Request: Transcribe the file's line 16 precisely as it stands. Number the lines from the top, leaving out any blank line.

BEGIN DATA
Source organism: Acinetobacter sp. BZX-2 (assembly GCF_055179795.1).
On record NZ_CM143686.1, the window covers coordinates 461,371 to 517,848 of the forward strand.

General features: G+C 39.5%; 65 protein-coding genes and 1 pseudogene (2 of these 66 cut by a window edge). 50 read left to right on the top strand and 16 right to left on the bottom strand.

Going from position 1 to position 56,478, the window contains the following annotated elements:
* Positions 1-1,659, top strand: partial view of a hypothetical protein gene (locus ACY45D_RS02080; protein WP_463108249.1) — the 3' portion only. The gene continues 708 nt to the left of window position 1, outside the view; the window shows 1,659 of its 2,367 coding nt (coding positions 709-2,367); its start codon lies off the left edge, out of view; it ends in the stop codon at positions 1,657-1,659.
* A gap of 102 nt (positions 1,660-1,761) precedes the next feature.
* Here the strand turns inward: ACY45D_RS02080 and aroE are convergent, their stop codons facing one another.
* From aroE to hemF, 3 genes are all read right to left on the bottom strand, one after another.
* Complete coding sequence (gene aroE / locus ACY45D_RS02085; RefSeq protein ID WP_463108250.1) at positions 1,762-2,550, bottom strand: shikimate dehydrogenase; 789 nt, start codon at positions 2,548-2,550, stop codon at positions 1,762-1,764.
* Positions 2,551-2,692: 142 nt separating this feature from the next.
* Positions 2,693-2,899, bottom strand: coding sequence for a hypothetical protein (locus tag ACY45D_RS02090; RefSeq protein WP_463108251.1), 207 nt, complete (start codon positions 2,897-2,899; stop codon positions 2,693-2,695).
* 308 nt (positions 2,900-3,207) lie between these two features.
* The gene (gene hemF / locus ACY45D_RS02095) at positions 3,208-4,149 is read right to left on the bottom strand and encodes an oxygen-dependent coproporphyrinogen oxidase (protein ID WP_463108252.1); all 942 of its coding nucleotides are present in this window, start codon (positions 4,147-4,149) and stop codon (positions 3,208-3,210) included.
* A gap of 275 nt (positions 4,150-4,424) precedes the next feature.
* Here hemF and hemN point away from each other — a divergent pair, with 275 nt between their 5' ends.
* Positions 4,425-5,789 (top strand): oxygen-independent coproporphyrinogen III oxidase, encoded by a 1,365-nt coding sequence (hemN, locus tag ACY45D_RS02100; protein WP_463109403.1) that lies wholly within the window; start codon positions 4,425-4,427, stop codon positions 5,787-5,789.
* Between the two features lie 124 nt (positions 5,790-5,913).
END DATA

* Positions 4,425-5,789 (top strand): oxygen-independent coproporphyrinogen III oxidase, encoded by a 1,365-nt coding sequence (hemN, locus tag ACY45D_RS02100; protein WP_463109403.1) that lies wholly within the window; start codon positions 4,425-4,427, stop codon positions 5,787-5,789.